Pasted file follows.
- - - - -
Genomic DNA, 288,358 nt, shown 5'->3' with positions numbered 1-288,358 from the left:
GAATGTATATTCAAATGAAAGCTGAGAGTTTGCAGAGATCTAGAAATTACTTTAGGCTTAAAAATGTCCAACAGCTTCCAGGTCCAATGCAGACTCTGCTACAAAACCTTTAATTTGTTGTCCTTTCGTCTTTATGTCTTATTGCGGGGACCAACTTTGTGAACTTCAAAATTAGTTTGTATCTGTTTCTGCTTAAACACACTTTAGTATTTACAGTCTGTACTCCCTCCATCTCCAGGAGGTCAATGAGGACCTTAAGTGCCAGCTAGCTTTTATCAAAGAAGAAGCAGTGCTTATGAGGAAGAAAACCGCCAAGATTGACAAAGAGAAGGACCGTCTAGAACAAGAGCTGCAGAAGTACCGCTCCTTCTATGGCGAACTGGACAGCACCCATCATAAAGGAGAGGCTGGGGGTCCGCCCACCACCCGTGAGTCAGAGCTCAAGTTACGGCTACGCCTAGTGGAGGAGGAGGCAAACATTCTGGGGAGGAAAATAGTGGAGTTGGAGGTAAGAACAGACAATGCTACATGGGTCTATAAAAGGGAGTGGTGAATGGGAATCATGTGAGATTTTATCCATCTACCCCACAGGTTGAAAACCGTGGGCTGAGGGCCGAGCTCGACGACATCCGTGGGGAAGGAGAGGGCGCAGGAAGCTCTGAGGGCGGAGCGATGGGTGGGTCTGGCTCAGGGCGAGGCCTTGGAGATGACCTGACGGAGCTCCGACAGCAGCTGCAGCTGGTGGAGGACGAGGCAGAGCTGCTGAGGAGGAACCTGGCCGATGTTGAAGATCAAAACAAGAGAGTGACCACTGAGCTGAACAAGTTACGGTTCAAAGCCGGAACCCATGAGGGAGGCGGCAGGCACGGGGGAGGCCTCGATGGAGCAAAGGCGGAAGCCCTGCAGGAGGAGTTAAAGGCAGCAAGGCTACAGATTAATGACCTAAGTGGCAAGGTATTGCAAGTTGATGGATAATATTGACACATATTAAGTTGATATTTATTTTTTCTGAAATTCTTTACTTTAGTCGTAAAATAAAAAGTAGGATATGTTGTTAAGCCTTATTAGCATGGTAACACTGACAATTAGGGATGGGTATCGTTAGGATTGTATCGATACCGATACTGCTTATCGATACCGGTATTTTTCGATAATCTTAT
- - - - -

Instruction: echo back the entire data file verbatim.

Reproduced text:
Genomic DNA, 288,358 nt, shown 5'->3' with positions numbered 1-288,358 from the left:
GAATGTATATTCAAATGAAAGCTGAGAGTTTGCAGAGATCTAGAAATTACTTTAGGCTTAAAAATGTCCAACAGCTTCCAGGTCCAATGCAGACTCTGCTACAAAACCTTTAATTTGTTGTCCTTTCGTCTTTATGTCTTATTGCGGGGACCAACTTTGTGAACTTCAAAATTAGTTTGTATCTGTTTCTGCTTAAACACACTTTAGTATTTACAGTCTGTACTCCCTCCATCTCCAGGAGGTCAATGAGGACCTTAAGTGCCAGCTAGCTTTTATCAAAGAAGAAGCAGTGCTTATGAGGAAGAAAACCGCCAAGATTGACAAAGAGAAGGACCGTCTAGAACAAGAGCTGCAGAAGTACCGCTCCTTCTATGGCGAACTGGACAGCACCCATCATAAAGGAGAGGCTGGGGGTCCGCCCACCACCCGTGAGTCAGAGCTCAAGTTACGGCTACGCCTAGTGGAGGAGGAGGCAAACATTCTGGGGAGGAAAATAGTGGAGTTGGAGGTAAGAACAGACAATGCTACATGGGTCTATAAAAGGGAGTGGTGAATGGGAATCATGTGAGATTTTATCCATCTACCCCACAGGTTGAAAACCGTGGGCTGAGGGCCGAGCTCGACGACATCCGTGGGGAAGGAGAGGGCGCAGGAAGCTCTGAGGGCGGAGCGATGGGTGGGTCTGGCTCAGGGCGAGGCCTTGGAGATGACCTGACGGAGCTCCGACAGCAGCTGCAGCTGGTGGAGGACGAGGCAGAGCTGCTGAGGAGGAACCTGGCCGATGTTGAAGATCAAAACAAGAGAGTGACCACTGAGCTGAACAAGTTACGGTTCAAAGCCGGAACCCATGAGGGAGGCGGCAGGCACGGGGGAGGCCTCGATGGAGCAAAGGCGGAAGCCCTGCAGGAGGAGTTAAAGGCAGCAAGGCTACAGATTAATGACCTAAGTGGCAAGGTATTGCAAGTTGATGGATAATATTGACACATATTAAGTTGATATTTATTTTTTCTGAAATTCTTTACTTTAGTCGTAAAATAAAAAGTAGGATATGTTGTTAAGCCTTATTAGCATGGTAACACTGACAATTAGGGATGGGTATCGTTAGGATTGTATCGATACCGATACTGCTTATCGATACCGGTATTTTTCGATAATCTTAT